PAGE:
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THREE TAKEAWAYS: Fitzgerald Glider Kits 300

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It was a long afternoon for the NASCAR XFINITY Series at Bristol Motor Speedway that included two red flags, one for rain and the other for a crash. When it finally came to a close, it was Erik Jones standing in victory lane for the Fitzgerald Glider Kits 300. 

The VHT Effect

After an experiment last year with limited impact, the speedway was more aggressive this time around with the use of VHT, a substance that was applied to the lower groove in hopes of re-creating the racing of old at Bristol, including the bump and run.

Initially, the impact of VHT, which was designed to give more grip to the bottom lane, seemed to be inadequate. Starting second on the outside line, Austin Dillon passed pole sitter Kyle Larson in the first corner, despite Larson having the VHT to his advantage. However, as the race progressed, the low groove showed some promise, with much of the field running right against the apron.

It may not have been exactly like it used to be, but there were times it seemed close. The highlight of this was in the closing laps, when Jones put the bumper to Ryan Blaney to take the lead and ultimately the win.

Short of another reconfiguration, the old Bristol may never return back to its true form. However, while the Cup race on Sunday will be the best indicator, Saturday seemed to be an effective step. Track officials deserve credit for making bold moves in an attempt to enhance the racing.

Dash 4 Cash and Cup Drivers

Saturday was the second of four Dash 4 Cash races this season, where $100,000 was on the line for XFINITY Series regulars. For each of these events, Monster Energy NASCAR Cup drivers with more than five years of experience are not allowed to compete. This time, it was Daniel Hemric taking home the money after a fifth place finish.

However, Bristol was unable to live up to the high bar set by Phoenix, the first Dash 4 Cash race of the year, which was won by series regular Justin Allgaier and was one of the best events of 2017 thus far. In Bristol, Cup drivers with less than five years of experience, who are still able to compete, dominated the race. XFINITY drivers were rarely worthy of a mention, hiding in the shadows of those from the top series.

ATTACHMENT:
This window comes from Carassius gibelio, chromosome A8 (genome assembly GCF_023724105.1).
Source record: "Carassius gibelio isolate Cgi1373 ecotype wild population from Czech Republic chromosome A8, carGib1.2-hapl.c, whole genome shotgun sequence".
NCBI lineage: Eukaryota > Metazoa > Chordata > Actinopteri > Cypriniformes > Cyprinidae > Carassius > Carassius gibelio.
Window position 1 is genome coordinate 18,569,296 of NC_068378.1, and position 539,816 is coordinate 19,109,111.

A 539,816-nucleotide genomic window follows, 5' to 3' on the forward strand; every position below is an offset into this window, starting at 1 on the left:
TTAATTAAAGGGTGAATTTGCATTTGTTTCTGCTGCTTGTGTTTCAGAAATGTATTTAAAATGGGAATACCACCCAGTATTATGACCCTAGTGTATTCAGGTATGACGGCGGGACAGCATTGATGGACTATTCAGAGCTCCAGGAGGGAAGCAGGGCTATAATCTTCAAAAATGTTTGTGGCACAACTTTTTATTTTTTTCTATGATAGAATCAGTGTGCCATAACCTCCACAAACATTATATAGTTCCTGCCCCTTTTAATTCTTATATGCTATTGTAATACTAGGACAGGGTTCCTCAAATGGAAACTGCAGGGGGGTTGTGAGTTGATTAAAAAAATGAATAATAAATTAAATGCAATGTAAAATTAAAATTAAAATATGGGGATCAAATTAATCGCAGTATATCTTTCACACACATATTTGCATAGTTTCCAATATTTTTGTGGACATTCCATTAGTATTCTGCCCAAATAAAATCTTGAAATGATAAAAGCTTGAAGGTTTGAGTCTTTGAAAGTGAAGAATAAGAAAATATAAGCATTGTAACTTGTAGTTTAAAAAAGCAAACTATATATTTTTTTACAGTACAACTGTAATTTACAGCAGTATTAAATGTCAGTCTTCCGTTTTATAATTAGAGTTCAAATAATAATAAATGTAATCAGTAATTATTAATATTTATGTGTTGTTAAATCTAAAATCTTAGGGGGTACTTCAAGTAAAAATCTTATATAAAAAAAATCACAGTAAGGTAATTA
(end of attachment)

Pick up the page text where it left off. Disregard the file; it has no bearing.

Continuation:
The new entry rules for the division are a start. A win by Jones is a bit more tolerable than a win by Kyle Busch simply because Jones has less experience and is a fresh face to the sport. However, more steps should be taken, with the next logical one being limiting any driver competing full time in Cup.

Daniel Suarez Has Strong Run

Cup drivers racing in the XFINITY Series may not be best for the sport, but the added track time is still good for Daniel Suarez. After being thrown into a Cup car after Carl Edwards’ sudden departure, Suarez was given a difficult challenge this year.

As Joey Logano showed when he moved to NASCAR’s top series, starting too early can hurt you, so any advantage Suarez can find is a major plus for the Mexican driver.

Running near the front, competing for the lead and ultimately finishing third Saturday was a bright spot in a season that has been rocky at times. Bristol is not easy to master, especially with the speedway trying to alter the track throughout the weekend, but Suarez handled it well. Sunday’s race will be an entirely different test, but the Joe Gibbs Racing driver may be setting himself up for a strong run on the big stage.


The thoughts and opinions expressed here are those of the author and do not necessarily reflect those of, its owners, management or other contributors. Any links contained in this article should not be considered an endorsement.

Travis Barend

A 2016 graduate of SUNY Oswego in upstate New York, Travis Barend now resides in the New York City area, working as an Account Associate for Highwire PR, a public relations agency representing high-tech, disruptive brands. As a contributor to POPULAR SPEED, Travis continues his journey of motorsports writing, which began in his high school days when he created his own blog specifically for the topic. Later writing for and a blog for Eutechnyx, the former NASCAR video game developer, Travis continues to follow his motorsports passion by occasionally sharing his thoughts on the matter.